Short Biography of Charles Dickens
Creating such memorable characters as Oliver Twist, Ebenezer Scrooge, and Fagin, Charles Dickens became a famous and worldwide novelist even before his thirtieth birthday. His private, upper-middle class life that briefly turned into poverty would later affect him and his writings.
The young Charles would spend the days of his youth playing outside and reading any books he could get his hands on. By the age of twelve, after his father had been put in debtor’s prison, Charles was put to work in a factory putting labels on jars in a boot-polish factory. These events came to affect how Dickens viewed the world, and the poverty-stricken are often major themes in his work. However, within four months, the family was doing well again after inheriting some money.
After his boot-factory days, Dickens went to work for a law clerk where in hopes he would become a lawyer. Young Charles found he hated the idea of becoming a lawyer and instead became a journalist. It was during this time that he began submitting his work to journals for publications using the penname Boz.
By the age of 23, he had released his first novel, The Pickwick Papers. The book brought him prestige as one of England’s newest genius writers. He then married Catherine Hogarth and over the next several years together, they would have ten children. Catherine was left to take care of the children as her husband made his rounds in worldwide literary circles and as a result was a major cause of their separation.
In a biography of Charles Dickens, partially written by Dickens, but compiled by John Forster and published after his death, much is revealed about his life as a boy and his marriage to Catherine. As they could not divorce, they decided to separate and Dickens would have the freedom to carry on with his writing and readings. It was in 1865, seven years after their separation, that Dickens was involved in the Staplehurst railway accident in which all but Dicken’s carriage were thrown off a dilapidated bridge being repaired. His writing became less prolific after the crash and Dickens soaked up the limelight of his fame by doing readings of his most-famous works in Paris and New York City.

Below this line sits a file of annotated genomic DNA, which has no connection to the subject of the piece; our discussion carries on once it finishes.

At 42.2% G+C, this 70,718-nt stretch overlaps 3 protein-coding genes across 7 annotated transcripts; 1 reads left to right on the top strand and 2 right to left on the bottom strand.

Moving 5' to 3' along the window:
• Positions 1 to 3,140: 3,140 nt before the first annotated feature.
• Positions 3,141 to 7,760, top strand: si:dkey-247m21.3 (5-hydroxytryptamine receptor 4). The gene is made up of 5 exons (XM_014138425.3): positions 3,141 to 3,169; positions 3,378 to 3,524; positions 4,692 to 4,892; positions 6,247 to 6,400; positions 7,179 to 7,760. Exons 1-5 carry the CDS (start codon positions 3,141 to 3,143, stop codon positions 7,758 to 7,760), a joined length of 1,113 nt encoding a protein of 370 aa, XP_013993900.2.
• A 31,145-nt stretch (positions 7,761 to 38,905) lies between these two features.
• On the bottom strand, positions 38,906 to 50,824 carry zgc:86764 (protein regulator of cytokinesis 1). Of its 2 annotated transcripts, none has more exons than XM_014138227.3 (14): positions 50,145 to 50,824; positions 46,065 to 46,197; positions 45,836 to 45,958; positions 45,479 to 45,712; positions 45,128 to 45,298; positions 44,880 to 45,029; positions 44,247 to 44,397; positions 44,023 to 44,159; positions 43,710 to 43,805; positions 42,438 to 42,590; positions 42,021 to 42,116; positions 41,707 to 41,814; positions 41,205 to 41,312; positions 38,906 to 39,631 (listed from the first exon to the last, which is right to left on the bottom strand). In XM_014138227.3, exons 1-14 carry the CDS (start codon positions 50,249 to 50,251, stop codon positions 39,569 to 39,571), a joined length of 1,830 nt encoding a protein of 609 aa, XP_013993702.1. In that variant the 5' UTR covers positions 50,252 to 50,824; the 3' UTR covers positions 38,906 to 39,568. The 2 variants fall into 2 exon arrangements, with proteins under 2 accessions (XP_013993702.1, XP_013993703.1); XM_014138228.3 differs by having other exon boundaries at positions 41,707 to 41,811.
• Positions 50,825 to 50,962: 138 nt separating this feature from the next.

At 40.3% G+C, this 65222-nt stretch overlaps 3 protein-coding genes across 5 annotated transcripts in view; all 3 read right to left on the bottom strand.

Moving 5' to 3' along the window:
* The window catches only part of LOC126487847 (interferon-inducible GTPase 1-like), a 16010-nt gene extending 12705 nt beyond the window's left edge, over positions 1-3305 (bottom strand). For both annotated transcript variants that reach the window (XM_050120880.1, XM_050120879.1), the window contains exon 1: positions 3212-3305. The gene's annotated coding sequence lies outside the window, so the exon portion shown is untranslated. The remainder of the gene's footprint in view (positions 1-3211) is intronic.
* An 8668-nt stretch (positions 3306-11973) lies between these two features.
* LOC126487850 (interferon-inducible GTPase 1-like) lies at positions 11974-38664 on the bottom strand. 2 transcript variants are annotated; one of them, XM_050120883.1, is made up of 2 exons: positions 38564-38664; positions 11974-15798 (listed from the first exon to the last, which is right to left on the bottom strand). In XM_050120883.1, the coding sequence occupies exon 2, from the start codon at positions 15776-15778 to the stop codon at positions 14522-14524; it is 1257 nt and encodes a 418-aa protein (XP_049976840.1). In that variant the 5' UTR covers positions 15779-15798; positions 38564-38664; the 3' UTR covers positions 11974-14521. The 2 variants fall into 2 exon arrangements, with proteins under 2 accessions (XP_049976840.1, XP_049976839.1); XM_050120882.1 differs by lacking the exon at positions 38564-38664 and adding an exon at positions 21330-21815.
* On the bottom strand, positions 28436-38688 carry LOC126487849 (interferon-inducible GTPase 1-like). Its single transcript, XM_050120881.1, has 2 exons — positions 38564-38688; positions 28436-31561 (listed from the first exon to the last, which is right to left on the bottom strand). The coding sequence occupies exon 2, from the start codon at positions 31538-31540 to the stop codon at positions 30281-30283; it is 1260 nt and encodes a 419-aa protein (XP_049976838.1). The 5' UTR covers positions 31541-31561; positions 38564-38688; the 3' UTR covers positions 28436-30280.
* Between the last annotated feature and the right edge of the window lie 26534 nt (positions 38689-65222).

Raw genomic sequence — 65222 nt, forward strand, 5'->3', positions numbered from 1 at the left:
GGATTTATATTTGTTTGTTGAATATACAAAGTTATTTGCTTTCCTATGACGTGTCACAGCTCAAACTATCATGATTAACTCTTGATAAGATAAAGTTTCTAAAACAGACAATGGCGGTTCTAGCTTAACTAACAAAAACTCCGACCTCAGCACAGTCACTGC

Dickens published most of his novels in serialized formats. Journals containing his stories would be widely popular and accessible to people of all classes, thereby spreading his fame. By the time the novels were released, many already knew the stories, which did not decrease his sales. His most memorable novels are Oliver Twist, A Tale of Two Cities, A Christmas Carol, Great Expectations, and Bleak House. In his novels, readers enjoy deep characters, vivid plots, and a moral where good always wins over evil. It is said that his partly autobiographical novel David Copperfield lets readers see who the real Charles Dickens was.